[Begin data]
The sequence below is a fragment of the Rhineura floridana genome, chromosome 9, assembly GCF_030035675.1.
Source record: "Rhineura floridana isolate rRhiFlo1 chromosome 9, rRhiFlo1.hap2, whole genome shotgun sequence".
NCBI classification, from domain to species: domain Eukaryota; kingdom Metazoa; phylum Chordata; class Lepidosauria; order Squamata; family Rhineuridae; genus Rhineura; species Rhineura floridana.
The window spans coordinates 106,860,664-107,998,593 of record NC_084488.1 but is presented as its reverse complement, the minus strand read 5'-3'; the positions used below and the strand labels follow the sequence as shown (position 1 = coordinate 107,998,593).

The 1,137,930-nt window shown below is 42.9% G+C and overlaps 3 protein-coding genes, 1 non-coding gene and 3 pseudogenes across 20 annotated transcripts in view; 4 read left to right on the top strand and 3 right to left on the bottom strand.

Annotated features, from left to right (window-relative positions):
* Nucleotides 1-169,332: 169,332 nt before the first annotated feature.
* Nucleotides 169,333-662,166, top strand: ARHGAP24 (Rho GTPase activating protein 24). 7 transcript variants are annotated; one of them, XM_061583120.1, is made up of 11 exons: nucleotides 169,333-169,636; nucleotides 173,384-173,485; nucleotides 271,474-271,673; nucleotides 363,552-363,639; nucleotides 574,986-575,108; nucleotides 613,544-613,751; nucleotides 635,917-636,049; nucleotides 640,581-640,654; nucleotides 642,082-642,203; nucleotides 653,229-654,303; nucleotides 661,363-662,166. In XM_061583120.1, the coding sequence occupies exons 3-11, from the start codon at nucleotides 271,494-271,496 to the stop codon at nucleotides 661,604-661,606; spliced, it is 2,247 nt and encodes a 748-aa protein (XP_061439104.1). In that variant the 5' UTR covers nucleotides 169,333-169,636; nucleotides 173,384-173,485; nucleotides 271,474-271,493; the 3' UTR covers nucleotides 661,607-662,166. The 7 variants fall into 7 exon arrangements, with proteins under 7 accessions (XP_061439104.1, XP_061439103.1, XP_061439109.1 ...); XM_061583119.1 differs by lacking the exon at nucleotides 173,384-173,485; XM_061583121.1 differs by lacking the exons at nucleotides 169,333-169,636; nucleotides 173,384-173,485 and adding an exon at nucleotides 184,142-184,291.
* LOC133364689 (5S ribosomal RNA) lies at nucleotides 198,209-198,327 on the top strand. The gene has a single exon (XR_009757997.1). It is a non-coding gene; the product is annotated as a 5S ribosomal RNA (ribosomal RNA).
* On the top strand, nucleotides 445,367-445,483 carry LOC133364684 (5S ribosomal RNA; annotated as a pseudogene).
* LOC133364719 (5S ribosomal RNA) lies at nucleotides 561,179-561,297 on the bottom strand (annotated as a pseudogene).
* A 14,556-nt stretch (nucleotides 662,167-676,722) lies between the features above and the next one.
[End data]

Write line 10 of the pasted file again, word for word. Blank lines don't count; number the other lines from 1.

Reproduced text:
* On the top strand, nucleotides 445,367-445,483 carry LOC133364684 (5S ribosomal RNA; annotated as a pseudogene).